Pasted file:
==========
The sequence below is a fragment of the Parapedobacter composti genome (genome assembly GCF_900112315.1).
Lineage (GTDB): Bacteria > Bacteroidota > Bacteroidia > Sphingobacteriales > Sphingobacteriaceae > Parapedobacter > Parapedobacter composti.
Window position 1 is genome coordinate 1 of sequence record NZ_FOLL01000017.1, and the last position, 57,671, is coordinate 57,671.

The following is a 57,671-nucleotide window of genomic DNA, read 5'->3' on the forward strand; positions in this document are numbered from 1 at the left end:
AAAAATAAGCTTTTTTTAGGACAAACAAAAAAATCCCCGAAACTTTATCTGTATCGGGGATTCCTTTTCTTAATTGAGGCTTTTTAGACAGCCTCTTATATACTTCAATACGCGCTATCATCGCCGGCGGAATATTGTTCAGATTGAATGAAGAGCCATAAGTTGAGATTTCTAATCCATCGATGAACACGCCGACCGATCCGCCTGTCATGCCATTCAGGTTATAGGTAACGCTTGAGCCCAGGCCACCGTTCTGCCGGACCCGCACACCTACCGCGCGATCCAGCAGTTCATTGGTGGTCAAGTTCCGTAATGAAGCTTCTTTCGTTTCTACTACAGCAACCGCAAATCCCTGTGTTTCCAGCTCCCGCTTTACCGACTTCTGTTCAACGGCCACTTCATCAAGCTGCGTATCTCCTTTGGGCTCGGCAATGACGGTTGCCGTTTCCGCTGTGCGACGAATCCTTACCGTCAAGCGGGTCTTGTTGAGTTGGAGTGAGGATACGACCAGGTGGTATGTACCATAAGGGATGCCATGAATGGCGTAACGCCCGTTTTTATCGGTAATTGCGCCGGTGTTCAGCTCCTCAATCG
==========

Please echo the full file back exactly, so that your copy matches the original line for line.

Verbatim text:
The sequence below is a fragment of the Parapedobacter composti genome (genome assembly GCF_900112315.1).
Lineage (GTDB): Bacteria > Bacteroidota > Bacteroidia > Sphingobacteriales > Sphingobacteriaceae > Parapedobacter > Parapedobacter composti.
Window position 1 is genome coordinate 1 of sequence record NZ_FOLL01000017.1, and the last position, 57,671, is coordinate 57,671.

The following is a 57,671-nucleotide window of genomic DNA, read 5'->3' on the forward strand; positions in this document are numbered from 1 at the left end:
AAAAATAAGCTTTTTTTAGGACAAACAAAAAAATCCCCGAAACTTTATCTGTATCGGGGATTCCTTTTCTTAATTGAGGCTTTTTAGACAGCCTCTTATATACTTCAATACGCGCTATCATCGCCGGCGGAATATTGTTCAGATTGAATGAAGAGCCATAAGTTGAGATTTCTAATCCATCGATGAACACGCCGACCGATCCGCCTGTCATGCCATTCAGGTTATAGGTAACGCTTGAGCCCAGGCCACCGTTCTGCCGGACCCGCACACCTACCGCGCGATCCAGCAGTTCATTGGTGGTCAAGTTCCGTAATGAAGCTTCTTTCGTTTCTACTACAGCAACCGCAAATCCCTGTGTTTCCAGCTCCCGCTTTACCGACTTCTGTTCAACGGCCACTTCATCAAGCTGCGTATCTCCTTTGGGCTCGGCAATGACGGTTGCCGTTTCCGCTGTGCGACGAATCCTTACCGTCAAGCGGGTCTTGTTGAGTTGGAGTGAGGATACGACCAGGTGGTATGTACCATAAGGGATGCCATGAATGGCGTAACGCCCGTTTTTATCGGTAATTGCGCCGGTGTTCAGCTCCTCAATCG